That’s unusual for the category. Last year’s list (“Three Billboards Outside Ebbing, Missouri,” “The Big Sick,” “Get Out,” “Lady Bird” and “Mudbound”) had none over $20 million, and the previous year had none over $30 million.
Perhaps what’s most interesting is what wasn’t nominated: all of the movies that could easily take the title “Oscar bait,” such as the Damien Chazelle’s moon landing dramatization “First Man,” Steve McQueen’s “Widows,” Alfonso Cuarón’s black-and-white passion project “Roma” and Adam McKay’s searing take on former vice president Dick Cheney, “Vice.”
It’s tough to know what this means for the Academy of Motion Picture Arts and Sciences’s awards. After the SAG Awards began honoring a film ensemble in 1995, the winner of this award won best picture at the Oscars 11 of 22 times, the Los Angeles Times noted in January.
Still, it’s telling to see the SAG Awards honoring so many blockbusters in the same year that the Academy attempted to be more inclusive of these pictures.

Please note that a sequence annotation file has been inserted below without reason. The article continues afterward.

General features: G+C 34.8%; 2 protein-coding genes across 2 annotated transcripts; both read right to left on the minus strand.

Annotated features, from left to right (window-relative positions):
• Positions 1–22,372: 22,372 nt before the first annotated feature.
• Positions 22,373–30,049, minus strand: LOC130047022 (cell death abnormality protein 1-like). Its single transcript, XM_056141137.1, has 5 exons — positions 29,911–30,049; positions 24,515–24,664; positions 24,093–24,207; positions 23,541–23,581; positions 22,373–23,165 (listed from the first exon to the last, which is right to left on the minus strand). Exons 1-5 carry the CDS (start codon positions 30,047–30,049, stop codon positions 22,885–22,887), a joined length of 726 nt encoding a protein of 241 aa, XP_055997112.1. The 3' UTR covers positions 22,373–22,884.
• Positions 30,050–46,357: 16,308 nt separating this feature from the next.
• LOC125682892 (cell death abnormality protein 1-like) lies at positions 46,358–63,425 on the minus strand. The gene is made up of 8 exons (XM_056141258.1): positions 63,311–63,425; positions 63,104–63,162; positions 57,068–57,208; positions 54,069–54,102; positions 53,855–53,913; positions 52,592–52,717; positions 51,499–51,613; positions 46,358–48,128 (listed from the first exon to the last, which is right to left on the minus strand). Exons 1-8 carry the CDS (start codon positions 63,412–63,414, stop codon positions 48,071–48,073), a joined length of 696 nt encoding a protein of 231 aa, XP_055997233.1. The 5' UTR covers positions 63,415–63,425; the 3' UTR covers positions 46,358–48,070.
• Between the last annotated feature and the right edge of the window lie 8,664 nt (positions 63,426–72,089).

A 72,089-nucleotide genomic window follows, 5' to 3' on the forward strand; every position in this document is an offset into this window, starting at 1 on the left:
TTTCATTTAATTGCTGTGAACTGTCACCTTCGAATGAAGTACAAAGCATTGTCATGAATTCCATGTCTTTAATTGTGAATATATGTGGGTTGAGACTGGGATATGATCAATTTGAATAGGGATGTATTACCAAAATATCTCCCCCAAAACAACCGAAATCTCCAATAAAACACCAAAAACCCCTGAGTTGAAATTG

Earlier this year, well after it became clear that Ryan Coogler’s “Black Panther” had a solid chance of receiving a nomination for best picture, the academy announced a new category to recognize achievement in popular film. It was a clear attempt to include more popular films in the ceremony, probably in the hope of boosting the show’s ratings.
Actor Rob Lowe tweeted “Seriously, this ‘best pop movie’ category is the worst idea the Academy has had since they asked me to sing with Snow White.” The Washington Post’s film critic Ann Hornaday said that “by so uncritically accepting the false binary between aesthetic sophistication and rousingly effective entertainment, the academy has consigned whoever wins best popular movie to a special hell: Their achievement will always have an asterisk attached.”
Less than a month later, the academy axed the category, saying it was “committed to celebrating a wide spectrum of movies” but that “implementing any new award nine months into the year creates challenges for films that have already been released.”
The academy has tried another way to nominate more blockbusters. In 2009, after “The Dark Knight” failed to get a best picture nod, it “expanded the number of nominations for best picture from five to a possible 10 films, in a move meant to inject more blockbusters into the Oscar mix and generate more excitement around the telecast,” as Variety’s Brent Lang noted.
"Oscar bait” films have continued to dominate the best picture category, but if the SAG Awards are any indication, there’s a chance this year might bring a change.